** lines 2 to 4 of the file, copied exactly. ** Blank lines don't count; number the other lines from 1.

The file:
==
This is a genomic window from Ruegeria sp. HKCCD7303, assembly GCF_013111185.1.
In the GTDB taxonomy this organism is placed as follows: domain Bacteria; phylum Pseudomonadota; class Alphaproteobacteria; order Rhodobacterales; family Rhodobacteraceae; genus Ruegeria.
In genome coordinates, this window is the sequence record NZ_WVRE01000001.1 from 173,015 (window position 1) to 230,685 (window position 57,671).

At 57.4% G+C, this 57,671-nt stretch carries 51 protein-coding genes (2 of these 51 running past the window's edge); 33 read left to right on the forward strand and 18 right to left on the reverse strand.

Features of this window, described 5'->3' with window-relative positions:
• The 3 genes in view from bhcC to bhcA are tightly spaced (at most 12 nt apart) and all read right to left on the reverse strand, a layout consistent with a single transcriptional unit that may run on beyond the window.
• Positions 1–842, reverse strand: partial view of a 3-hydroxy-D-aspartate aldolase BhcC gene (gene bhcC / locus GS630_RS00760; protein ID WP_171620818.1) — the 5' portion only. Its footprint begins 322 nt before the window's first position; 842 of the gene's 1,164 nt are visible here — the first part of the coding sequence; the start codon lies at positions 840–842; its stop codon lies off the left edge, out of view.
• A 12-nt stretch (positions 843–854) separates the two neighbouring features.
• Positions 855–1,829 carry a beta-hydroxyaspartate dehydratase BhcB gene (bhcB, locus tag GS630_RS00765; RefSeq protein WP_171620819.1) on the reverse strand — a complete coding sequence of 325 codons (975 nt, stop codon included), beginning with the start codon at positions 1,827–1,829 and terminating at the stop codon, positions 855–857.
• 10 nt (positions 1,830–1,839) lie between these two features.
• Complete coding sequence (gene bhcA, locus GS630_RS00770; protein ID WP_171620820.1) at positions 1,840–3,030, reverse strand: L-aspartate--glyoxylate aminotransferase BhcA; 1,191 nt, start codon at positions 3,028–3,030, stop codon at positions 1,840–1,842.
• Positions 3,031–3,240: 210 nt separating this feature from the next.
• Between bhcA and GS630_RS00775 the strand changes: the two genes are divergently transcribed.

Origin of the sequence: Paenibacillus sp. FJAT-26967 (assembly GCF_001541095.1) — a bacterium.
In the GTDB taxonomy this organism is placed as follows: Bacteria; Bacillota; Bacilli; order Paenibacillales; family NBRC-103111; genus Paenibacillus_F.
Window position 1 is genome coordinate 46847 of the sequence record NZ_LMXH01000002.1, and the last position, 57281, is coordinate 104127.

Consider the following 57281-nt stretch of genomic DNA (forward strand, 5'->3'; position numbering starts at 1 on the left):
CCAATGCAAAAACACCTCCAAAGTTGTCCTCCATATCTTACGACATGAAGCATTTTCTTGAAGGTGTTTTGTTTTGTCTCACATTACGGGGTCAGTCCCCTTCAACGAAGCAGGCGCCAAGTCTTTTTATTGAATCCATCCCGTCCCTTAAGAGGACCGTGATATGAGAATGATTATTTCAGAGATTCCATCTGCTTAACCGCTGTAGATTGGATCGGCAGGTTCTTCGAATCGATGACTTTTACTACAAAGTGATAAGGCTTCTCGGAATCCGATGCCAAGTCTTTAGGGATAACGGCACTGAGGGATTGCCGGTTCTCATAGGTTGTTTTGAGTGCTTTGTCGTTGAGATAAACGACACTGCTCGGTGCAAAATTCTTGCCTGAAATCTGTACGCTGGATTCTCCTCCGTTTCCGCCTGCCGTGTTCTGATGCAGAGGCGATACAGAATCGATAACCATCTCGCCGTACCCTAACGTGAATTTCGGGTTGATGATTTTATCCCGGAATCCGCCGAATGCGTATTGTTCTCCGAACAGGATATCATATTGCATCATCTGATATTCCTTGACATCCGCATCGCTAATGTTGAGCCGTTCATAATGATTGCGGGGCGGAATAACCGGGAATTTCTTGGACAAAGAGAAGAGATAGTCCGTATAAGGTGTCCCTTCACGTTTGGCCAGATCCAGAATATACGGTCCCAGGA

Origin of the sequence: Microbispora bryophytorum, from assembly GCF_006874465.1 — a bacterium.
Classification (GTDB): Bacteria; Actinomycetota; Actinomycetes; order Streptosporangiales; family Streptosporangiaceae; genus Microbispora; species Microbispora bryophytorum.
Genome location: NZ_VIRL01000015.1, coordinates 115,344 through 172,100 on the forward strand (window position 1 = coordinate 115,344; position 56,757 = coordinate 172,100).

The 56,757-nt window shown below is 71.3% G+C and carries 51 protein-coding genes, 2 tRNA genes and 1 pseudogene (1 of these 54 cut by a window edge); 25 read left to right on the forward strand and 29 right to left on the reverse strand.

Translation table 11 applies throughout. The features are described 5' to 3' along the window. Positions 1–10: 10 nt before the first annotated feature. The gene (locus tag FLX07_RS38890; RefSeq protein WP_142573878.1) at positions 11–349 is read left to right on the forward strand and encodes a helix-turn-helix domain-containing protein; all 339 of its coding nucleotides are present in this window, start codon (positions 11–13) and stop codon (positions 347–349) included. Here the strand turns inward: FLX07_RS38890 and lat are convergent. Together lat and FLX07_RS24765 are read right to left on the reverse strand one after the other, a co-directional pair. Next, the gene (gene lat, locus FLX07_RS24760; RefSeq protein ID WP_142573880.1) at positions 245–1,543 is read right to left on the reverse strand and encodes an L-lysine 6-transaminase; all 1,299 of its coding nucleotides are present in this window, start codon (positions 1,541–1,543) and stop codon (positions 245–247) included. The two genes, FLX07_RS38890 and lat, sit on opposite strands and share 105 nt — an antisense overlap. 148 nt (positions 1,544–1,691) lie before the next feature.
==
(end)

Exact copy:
In the GTDB taxonomy this organism is placed as follows: domain Bacteria; phylum Pseudomonadota; class Alphaproteobacteria; order Rhodobacterales; family Rhodobacteraceae; genus Ruegeria.
In genome coordinates, this window is the sequence record NZ_WVRE01000001.1 from 173,015 (window position 1) to 230,685 (window position 57,671).

At 57.4% G+C, this 57,671-nt stretch carries 51 protein-coding genes (2 of these 51 running past the window's edge); 33 read left to right on the forward strand and 18 right to left on the reverse strand.